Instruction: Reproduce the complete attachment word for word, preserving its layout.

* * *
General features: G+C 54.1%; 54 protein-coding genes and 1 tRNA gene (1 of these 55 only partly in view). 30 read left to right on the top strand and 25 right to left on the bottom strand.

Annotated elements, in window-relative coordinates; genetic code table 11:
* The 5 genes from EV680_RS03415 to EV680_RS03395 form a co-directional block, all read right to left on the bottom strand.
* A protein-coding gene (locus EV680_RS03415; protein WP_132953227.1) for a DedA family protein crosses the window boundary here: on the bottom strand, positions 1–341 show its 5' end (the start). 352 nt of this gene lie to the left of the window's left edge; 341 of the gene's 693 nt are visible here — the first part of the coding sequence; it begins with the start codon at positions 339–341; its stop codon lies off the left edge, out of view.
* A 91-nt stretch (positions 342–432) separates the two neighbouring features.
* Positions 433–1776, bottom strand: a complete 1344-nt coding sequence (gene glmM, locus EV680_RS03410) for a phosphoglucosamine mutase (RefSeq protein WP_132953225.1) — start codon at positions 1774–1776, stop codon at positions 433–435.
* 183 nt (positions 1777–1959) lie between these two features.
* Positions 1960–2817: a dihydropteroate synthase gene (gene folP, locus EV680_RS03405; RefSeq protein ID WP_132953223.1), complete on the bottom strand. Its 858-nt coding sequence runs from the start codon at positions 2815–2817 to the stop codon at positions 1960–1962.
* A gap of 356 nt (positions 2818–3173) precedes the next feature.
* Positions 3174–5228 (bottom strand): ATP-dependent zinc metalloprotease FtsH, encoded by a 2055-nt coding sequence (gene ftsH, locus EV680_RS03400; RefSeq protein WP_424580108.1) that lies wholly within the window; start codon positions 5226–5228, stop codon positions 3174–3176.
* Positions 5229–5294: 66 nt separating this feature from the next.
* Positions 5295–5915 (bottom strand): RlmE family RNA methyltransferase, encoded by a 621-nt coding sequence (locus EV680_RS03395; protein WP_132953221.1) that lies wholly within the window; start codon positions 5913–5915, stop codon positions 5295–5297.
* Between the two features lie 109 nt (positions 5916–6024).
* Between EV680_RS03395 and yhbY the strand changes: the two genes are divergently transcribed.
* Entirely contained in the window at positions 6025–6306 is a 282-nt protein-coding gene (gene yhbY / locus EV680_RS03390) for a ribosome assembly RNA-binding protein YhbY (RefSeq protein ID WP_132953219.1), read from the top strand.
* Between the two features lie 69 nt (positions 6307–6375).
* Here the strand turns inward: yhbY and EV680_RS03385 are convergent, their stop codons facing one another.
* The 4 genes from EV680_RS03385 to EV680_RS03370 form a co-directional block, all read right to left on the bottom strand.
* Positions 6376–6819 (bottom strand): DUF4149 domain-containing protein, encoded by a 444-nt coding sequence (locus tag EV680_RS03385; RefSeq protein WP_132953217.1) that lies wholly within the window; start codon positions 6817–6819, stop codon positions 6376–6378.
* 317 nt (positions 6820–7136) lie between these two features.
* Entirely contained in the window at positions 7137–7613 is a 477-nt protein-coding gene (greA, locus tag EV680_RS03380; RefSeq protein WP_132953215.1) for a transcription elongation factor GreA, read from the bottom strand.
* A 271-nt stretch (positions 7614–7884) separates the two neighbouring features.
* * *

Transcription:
General features: G+C 54.1%; 54 protein-coding genes and 1 tRNA gene (1 of these 55 only partly in view). 30 read left to right on the top strand and 25 right to left on the bottom strand.

Annotated elements, in window-relative coordinates; genetic code table 11:
* The 5 genes from EV680_RS03415 to EV680_RS03395 form a co-directional block, all read right to left on the bottom strand.
* A protein-coding gene (locus EV680_RS03415; protein WP_132953227.1) for a DedA family protein crosses the window boundary here: on the bottom strand, positions 1–341 show its 5' end (the start). 352 nt of this gene lie to the left of the window's left edge; 341 of the gene's 693 nt are visible here — the first part of the coding sequence; it begins with the start codon at positions 339–341; its stop codon lies off the left edge, out of view.
* A 91-nt stretch (positions 342–432) separates the two neighbouring features.
* Positions 433–1776, bottom strand: a complete 1344-nt coding sequence (gene glmM, locus EV680_RS03410) for a phosphoglucosamine mutase (RefSeq protein WP_132953225.1) — start codon at positions 1774–1776, stop codon at positions 433–435.
* 183 nt (positions 1777–1959) lie between these two features.
* Positions 1960–2817: a dihydropteroate synthase gene (gene folP, locus EV680_RS03405; RefSeq protein ID WP_132953223.1), complete on the bottom strand. Its 858-nt coding sequence runs from the start codon at positions 2815–2817 to the stop codon at positions 1960–1962.
* A gap of 356 nt (positions 2818–3173) precedes the next feature.
* Positions 3174–5228 (bottom strand): ATP-dependent zinc metalloprotease FtsH, encoded by a 2055-nt coding sequence (gene ftsH, locus EV680_RS03400; RefSeq protein WP_424580108.1) that lies wholly within the window; start codon positions 5226–5228, stop codon positions 3174–3176.
* Positions 5229–5294: 66 nt separating this feature from the next.
* Positions 5295–5915 (bottom strand): RlmE family RNA methyltransferase, encoded by a 621-nt coding sequence (locus EV680_RS03395; protein WP_132953221.1) that lies wholly within the window; start codon positions 5913–5915, stop codon positions 5295–5297.
* Between the two features lie 109 nt (positions 5916–6024).
* Between EV680_RS03395 and yhbY the strand changes: the two genes are divergently transcribed.
* Entirely contained in the window at positions 6025–6306 is a 282-nt protein-coding gene (gene yhbY / locus EV680_RS03390) for a ribosome assembly RNA-binding protein YhbY (RefSeq protein ID WP_132953219.1), read from the top strand.
* Between the two features lie 69 nt (positions 6307–6375).
* Here the strand turns inward: yhbY and EV680_RS03385 are convergent, their stop codons facing one another.
* The 4 genes from EV680_RS03385 to EV680_RS03370 form a co-directional block, all read right to left on the bottom strand.
* Positions 6376–6819 (bottom strand): DUF4149 domain-containing protein, encoded by a 444-nt coding sequence (locus tag EV680_RS03385; RefSeq protein WP_132953217.1) that lies wholly within the window; start codon positions 6817–6819, stop codon positions 6376–6378.
* 317 nt (positions 6820–7136) lie between these two features.
* Entirely contained in the window at positions 7137–7613 is a 477-nt protein-coding gene (greA, locus tag EV680_RS03380; RefSeq protein WP_132953215.1) for a transcription elongation factor GreA, read from the bottom strand.
* A 271-nt stretch (positions 7614–7884) separates the two neighbouring features.